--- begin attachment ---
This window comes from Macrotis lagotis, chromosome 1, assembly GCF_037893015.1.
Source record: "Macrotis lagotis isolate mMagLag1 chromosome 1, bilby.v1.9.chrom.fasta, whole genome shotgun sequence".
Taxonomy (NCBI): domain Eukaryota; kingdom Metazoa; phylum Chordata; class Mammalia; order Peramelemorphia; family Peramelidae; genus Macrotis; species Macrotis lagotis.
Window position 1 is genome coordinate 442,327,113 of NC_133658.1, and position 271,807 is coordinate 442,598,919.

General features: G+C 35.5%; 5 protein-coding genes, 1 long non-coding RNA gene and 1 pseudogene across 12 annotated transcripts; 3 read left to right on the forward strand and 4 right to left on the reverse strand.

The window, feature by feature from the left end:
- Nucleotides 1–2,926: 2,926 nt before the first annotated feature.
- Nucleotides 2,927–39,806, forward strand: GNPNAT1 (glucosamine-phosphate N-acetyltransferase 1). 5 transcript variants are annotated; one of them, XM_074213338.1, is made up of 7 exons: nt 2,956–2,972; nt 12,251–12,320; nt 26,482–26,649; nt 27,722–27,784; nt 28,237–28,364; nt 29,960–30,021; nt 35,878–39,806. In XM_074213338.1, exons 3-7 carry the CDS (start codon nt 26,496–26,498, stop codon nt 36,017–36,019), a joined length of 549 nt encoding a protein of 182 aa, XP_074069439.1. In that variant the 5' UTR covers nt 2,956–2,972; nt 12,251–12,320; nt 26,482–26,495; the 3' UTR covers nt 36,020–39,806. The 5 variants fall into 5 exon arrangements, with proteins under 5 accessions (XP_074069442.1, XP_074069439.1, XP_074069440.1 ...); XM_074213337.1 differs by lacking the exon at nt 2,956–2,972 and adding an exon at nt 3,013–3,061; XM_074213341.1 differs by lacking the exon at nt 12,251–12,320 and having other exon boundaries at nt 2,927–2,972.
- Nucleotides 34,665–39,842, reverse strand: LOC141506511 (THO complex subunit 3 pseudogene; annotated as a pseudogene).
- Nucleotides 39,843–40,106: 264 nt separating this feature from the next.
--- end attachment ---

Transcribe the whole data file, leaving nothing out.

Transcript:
This window comes from Macrotis lagotis, chromosome 1, assembly GCF_037893015.1.
Source record: "Macrotis lagotis isolate mMagLag1 chromosome 1, bilby.v1.9.chrom.fasta, whole genome shotgun sequence".
Taxonomy (NCBI): domain Eukaryota; kingdom Metazoa; phylum Chordata; class Mammalia; order Peramelemorphia; family Peramelidae; genus Macrotis; species Macrotis lagotis.
Window position 1 is genome coordinate 442,327,113 of NC_133658.1, and position 271,807 is coordinate 442,598,919.

General features: G+C 35.5%; 5 protein-coding genes, 1 long non-coding RNA gene and 1 pseudogene across 12 annotated transcripts; 3 read left to right on the forward strand and 4 right to left on the reverse strand.

The window, feature by feature from the left end:
- Nucleotides 1–2,926: 2,926 nt before the first annotated feature.
- Nucleotides 2,927–39,806, forward strand: GNPNAT1 (glucosamine-phosphate N-acetyltransferase 1). 5 transcript variants are annotated; one of them, XM_074213338.1, is made up of 7 exons: nt 2,956–2,972; nt 12,251–12,320; nt 26,482–26,649; nt 27,722–27,784; nt 28,237–28,364; nt 29,960–30,021; nt 35,878–39,806. In XM_074213338.1, exons 3-7 carry the CDS (start codon nt 26,496–26,498, stop codon nt 36,017–36,019), a joined length of 549 nt encoding a protein of 182 aa, XP_074069439.1. In that variant the 5' UTR covers nt 2,956–2,972; nt 12,251–12,320; nt 26,482–26,495; the 3' UTR covers nt 36,020–39,806. The 5 variants fall into 5 exon arrangements, with proteins under 5 accessions (XP_074069442.1, XP_074069439.1, XP_074069440.1 ...); XM_074213337.1 differs by lacking the exon at nt 2,956–2,972 and adding an exon at nt 3,013–3,061; XM_074213341.1 differs by lacking the exon at nt 12,251–12,320 and having other exon boundaries at nt 2,927–2,972.
- Nucleotides 34,665–39,842, reverse strand: LOC141506511 (THO complex subunit 3 pseudogene; annotated as a pseudogene).
- Nucleotides 39,843–40,106: 264 nt separating this feature from the next.